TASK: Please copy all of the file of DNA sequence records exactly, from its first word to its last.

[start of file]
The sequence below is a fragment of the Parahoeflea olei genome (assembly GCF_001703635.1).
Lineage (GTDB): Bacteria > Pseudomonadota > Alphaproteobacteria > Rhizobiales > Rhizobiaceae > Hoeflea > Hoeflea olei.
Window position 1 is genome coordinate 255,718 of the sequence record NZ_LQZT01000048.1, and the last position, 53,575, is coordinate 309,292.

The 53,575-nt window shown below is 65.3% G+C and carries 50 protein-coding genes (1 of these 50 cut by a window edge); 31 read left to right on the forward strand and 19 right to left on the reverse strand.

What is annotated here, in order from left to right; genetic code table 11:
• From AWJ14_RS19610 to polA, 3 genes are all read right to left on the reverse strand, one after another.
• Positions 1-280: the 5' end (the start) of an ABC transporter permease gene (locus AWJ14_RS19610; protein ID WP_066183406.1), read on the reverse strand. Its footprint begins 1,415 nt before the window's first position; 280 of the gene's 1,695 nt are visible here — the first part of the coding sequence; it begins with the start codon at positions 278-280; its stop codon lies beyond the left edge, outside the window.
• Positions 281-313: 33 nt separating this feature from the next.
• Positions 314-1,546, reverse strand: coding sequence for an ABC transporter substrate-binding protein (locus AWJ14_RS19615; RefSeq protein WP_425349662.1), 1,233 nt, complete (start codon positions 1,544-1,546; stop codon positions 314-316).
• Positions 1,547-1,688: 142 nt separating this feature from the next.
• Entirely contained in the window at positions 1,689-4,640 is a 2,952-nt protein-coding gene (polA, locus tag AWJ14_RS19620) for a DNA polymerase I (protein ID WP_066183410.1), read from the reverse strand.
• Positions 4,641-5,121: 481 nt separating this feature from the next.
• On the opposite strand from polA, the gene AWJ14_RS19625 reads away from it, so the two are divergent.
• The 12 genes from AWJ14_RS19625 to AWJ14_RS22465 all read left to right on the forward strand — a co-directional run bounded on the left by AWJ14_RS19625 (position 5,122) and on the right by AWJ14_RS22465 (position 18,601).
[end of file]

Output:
The sequence below is a fragment of the Parahoeflea olei genome (assembly GCF_001703635.1).
Lineage (GTDB): Bacteria > Pseudomonadota > Alphaproteobacteria > Rhizobiales > Rhizobiaceae > Hoeflea > Hoeflea olei.
Window position 1 is genome coordinate 255,718 of the sequence record NZ_LQZT01000048.1, and the last position, 53,575, is coordinate 309,292.

The 53,575-nt window shown below is 65.3% G+C and carries 50 protein-coding genes (1 of these 50 cut by a window edge); 31 read left to right on the forward strand and 19 right to left on the reverse strand.

What is annotated here, in order from left to right; genetic code table 11:
• From AWJ14_RS19610 to polA, 3 genes are all read right to left on the reverse strand, one after another.
• Positions 1-280: the 5' end (the start) of an ABC transporter permease gene (locus AWJ14_RS19610; protein ID WP_066183406.1), read on the reverse strand. Its footprint begins 1,415 nt before the window's first position; 280 of the gene's 1,695 nt are visible here — the first part of the coding sequence; it begins with the start codon at positions 278-280; its stop codon lies beyond the left edge, outside the window.
• Positions 281-313: 33 nt separating this feature from the next.
• Positions 314-1,546, reverse strand: coding sequence for an ABC transporter substrate-binding protein (locus AWJ14_RS19615; RefSeq protein WP_425349662.1), 1,233 nt, complete (start codon positions 1,544-1,546; stop codon positions 314-316).
• Positions 1,547-1,688: 142 nt separating this feature from the next.
• Entirely contained in the window at positions 1,689-4,640 is a 2,952-nt protein-coding gene (polA, locus tag AWJ14_RS19620) for a DNA polymerase I (protein ID WP_066183410.1), read from the reverse strand.
• Positions 4,641-5,121: 481 nt separating this feature from the next.
• On the opposite strand from polA, the gene AWJ14_RS19625 reads away from it, so the two are divergent.
• The 12 genes from AWJ14_RS19625 to AWJ14_RS22465 all read left to right on the forward strand — a co-directional run bounded on the left by AWJ14_RS19625 (position 5,122) and on the right by AWJ14_RS22465 (position 18,601).